In 2015 The Royal Commission’s consultation report, recommending a redress scheme for victims, totally $4.37 billion. These funds would go toward improving psychological and counselling services for survivors and financial compensation for survivors. If requested, survivors would also receive a response from the institution responsible

The Commonwealth Redress Scheme is an ‘opt-in’ proposal for all states and territories, and non-government organisations and charities will be later invited to join the scheme. The Federal Government pledged $33.4 million in the 2017 – 2018 budget to establishing the scheme, which will last approximately a decade from 1st July  2018.

Cathy says the establishment of a Royal Commission, and in turn more conversation around family violence and sexual abuse, has encouraged more survivors of abuse to come out of the shadows to courageously share their experiences.

“The Royal Commission has changed the landscape not just in this country but globally. However the positive legacy needs to grow and flourish; we need to see ongoing changes to legislation, to improving survivor support, justice, and child safe organisations.”

“The Commonwealth Government is certainly showing leadership with the scheme but it’s a work in progress, not the be-all and end-all. In fact, the stories the Commission has heard in the private sessions are the tip of the iceberg”, she says.

Educating the wider community about the reality of abuse is one of the most important determinants of positive outcomes for survivors: “All humans should be traumaiinformed; the media tends to sensationalise abuse and focus on worst cases, which can cause shame and silence victims. Therefore, it is critically important to educate people about the long-term impact of abuse, how to talk to people who disclose their experience of abuse, and how to access pathways to support”.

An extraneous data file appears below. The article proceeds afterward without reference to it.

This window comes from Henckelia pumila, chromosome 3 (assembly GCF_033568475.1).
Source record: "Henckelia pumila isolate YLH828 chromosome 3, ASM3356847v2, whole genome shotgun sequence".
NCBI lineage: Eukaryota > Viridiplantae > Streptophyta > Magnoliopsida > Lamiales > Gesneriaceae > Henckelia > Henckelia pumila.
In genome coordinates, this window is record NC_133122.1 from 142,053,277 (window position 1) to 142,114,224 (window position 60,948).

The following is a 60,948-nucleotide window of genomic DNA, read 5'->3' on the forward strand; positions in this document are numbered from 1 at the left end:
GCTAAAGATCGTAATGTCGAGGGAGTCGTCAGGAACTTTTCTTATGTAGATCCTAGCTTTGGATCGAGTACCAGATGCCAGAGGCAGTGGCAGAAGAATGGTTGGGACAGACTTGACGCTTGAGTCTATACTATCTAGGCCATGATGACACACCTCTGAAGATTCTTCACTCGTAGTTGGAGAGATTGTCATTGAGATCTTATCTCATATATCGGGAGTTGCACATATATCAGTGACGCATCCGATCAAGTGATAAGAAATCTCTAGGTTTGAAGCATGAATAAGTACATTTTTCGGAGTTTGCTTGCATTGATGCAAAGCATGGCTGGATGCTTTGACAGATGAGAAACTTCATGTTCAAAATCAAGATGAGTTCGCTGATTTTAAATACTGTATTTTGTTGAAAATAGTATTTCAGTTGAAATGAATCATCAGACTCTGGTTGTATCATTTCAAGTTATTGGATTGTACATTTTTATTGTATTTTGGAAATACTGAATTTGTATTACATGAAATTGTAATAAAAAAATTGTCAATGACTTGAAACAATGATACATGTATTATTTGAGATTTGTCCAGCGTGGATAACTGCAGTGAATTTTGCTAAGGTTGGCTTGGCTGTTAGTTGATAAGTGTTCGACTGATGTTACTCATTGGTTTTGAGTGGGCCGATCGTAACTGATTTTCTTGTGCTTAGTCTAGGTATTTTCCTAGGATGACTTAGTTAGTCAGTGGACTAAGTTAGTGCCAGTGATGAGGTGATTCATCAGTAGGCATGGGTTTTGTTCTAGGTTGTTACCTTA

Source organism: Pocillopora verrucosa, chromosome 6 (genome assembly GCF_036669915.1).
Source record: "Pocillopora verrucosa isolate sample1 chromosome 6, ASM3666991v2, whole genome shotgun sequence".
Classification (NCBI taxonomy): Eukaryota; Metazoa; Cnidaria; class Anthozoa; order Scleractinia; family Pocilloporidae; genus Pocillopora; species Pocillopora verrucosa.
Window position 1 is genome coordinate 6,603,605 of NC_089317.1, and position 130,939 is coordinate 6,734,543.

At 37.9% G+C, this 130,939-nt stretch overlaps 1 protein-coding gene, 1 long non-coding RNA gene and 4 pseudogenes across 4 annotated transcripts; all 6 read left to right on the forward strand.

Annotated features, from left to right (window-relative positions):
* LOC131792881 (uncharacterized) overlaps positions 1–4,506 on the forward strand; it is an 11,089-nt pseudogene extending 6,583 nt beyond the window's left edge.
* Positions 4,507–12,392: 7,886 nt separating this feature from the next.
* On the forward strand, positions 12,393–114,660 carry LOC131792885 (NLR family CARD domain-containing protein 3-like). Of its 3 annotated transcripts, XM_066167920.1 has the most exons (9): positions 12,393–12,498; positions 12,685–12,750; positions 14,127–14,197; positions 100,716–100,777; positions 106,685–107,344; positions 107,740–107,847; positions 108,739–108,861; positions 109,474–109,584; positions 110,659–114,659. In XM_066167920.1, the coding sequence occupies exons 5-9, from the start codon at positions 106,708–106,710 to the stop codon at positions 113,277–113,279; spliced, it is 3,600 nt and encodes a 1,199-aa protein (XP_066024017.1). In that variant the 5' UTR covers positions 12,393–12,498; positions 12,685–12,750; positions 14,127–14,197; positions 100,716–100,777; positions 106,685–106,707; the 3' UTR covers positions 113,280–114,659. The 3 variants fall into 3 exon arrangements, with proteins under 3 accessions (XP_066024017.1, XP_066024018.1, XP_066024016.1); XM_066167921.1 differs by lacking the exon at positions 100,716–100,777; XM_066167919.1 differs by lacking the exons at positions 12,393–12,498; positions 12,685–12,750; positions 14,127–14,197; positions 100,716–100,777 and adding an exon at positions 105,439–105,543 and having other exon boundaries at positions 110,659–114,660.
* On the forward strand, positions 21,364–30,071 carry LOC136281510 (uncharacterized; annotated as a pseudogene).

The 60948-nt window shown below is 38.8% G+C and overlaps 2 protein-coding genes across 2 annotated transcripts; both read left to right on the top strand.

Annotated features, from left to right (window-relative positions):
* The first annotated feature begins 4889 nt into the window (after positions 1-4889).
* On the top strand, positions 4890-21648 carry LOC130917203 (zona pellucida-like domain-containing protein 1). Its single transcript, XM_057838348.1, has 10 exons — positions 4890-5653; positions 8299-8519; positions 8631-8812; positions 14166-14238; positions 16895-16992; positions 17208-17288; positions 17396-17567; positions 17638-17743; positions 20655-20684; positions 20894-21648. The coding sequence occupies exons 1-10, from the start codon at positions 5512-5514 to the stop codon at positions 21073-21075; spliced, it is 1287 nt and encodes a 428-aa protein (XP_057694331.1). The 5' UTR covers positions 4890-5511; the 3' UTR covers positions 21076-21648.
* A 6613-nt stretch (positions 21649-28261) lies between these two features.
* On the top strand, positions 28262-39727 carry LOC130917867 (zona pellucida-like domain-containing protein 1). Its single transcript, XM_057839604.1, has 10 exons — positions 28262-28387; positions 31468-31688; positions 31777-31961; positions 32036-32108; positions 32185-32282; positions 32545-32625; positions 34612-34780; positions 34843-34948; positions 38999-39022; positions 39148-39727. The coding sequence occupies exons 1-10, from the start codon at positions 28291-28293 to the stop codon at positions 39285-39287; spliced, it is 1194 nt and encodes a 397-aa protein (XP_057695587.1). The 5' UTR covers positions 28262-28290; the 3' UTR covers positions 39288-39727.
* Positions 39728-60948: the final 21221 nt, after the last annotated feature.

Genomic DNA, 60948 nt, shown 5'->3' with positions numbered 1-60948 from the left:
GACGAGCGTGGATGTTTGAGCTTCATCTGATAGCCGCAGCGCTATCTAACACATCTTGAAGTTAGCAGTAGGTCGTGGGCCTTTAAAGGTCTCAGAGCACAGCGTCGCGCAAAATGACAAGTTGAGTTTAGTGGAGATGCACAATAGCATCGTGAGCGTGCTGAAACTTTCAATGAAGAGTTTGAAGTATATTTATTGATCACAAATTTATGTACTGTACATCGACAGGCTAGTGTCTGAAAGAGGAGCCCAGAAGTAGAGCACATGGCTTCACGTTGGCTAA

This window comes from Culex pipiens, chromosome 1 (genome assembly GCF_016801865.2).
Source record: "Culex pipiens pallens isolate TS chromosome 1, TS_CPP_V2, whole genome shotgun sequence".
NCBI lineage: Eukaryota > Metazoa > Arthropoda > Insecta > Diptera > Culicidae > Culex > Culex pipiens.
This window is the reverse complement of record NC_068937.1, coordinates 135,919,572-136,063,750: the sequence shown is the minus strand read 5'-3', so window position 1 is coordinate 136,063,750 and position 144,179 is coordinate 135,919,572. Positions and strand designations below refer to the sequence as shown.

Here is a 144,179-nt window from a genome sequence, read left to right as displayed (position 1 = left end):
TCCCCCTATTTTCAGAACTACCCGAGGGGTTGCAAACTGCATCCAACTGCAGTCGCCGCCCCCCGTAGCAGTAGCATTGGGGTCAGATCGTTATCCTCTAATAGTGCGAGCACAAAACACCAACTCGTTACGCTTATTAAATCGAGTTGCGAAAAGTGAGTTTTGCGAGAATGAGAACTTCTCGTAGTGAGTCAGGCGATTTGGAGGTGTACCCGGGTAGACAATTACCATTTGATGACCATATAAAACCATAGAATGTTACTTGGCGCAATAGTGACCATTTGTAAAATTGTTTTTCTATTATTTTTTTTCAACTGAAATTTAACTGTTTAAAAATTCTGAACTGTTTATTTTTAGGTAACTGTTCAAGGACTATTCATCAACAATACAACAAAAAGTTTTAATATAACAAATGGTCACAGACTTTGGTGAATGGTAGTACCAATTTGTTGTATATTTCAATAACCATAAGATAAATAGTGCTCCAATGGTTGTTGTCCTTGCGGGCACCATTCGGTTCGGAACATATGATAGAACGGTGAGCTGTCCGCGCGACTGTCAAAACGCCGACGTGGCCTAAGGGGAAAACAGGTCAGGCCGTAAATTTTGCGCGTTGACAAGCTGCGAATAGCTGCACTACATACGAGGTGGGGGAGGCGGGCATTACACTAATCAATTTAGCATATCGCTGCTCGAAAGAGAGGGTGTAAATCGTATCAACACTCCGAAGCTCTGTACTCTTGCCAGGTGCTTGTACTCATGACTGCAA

Training around the impact of abuse needs to be improved within the legal and justice sector, and the medical community, particularly for General Practitioners. In addition, the Government needs to invest more in training for those working directly with survivors. Often this trauma is inflated with Post Traumatic Stress Disorder, so it is critical that survivors are made to feel safe, and are assisted to regulate their anxiety and emotions. Access to appropriate services is essential because people can recover from this disabling condition.

On Australia Day 2015 Dr Cathy Kezelman was awarded a Member of the Order (AM) of Australia for her services to mental health. While she is deeply honoured by the recognition, for Cathy the key driver is recognition of the cause, “the AM helps me open doors and be listened to. My aim is to keep the issue of childhood trauma on the national agenda.”

If you are a survivor of childhood trauma or abuse, please reach out. Contact the Blue Knot Helpline on 1300 657 380 or visit https://www.blueknot.org.auBlue Knot Day is  October 29 2018.

This article was republished from Nicole Smith’s website Blank Pages & Empty Spaces website.

 

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Nicole Smith

Nicole Smith is a Melbourne-based writer who dreams of talking to interesting people and working on her laptop in hipster cafes. A recipient of a Write-ability Fellowship from Writers Victoria, she hopes to shift society’s focus to people doing good for her community.

You can follow her Facebook page or website for more information.